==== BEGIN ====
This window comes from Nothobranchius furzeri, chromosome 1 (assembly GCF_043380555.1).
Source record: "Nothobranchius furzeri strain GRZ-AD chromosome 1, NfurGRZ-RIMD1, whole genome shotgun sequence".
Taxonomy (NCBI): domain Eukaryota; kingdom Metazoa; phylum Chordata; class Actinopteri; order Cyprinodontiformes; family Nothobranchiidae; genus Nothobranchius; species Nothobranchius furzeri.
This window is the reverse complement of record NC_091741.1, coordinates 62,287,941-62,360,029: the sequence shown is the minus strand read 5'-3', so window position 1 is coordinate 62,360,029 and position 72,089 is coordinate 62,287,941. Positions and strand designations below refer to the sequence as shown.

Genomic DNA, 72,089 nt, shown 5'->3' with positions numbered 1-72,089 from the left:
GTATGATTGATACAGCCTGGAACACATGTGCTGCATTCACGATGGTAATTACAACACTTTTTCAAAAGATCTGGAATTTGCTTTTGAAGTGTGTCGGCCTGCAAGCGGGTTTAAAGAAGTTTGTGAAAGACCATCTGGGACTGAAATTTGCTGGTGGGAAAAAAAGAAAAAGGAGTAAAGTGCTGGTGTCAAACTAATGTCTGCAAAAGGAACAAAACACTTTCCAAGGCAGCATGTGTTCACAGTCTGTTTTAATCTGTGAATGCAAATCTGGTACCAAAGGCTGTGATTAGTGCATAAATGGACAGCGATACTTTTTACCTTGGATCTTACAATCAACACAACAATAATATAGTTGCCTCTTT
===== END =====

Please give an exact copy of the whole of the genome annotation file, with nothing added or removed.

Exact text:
This window comes from Nothobranchius furzeri, chromosome 1 (assembly GCF_043380555.1).
Source record: "Nothobranchius furzeri strain GRZ-AD chromosome 1, NfurGRZ-RIMD1, whole genome shotgun sequence".
Taxonomy (NCBI): domain Eukaryota; kingdom Metazoa; phylum Chordata; class Actinopteri; order Cyprinodontiformes; family Nothobranchiidae; genus Nothobranchius; species Nothobranchius furzeri.
This window is the reverse complement of record NC_091741.1, coordinates 62,287,941-62,360,029: the sequence shown is the minus strand read 5'-3', so window position 1 is coordinate 62,360,029 and position 72,089 is coordinate 62,287,941. Positions and strand designations below refer to the sequence as shown.

Genomic DNA, 72,089 nt, shown 5'->3' with positions numbered 1-72,089 from the left:
GTATGATTGATACAGCCTGGAACACATGTGCTGCATTCACGATGGTAATTACAACACTTTTTCAAAAGATCTGGAATTTGCTTTTGAAGTGTGTCGGCCTGCAAGCGGGTTTAAAGAAGTTTGTGAAAGACCATCTGGGACTGAAATTTGCTGGTGGGAAAAAAAGAAAAAGGAGTAAAGTGCTGGTGTCAAACTAATGTCTGCAAAAGGAACAAAACACTTTCCAAGGCAGCATGTGTTCACAGTCTGTTTTAATCTGTGAATGCAAATCTGGTACCAAAGGCTGTGATTAGTGCATAAATGGACAGCGATACTTTTTACCTTGGATCTTACAATCAACACAACAATAATATAGTTGCCTCTTT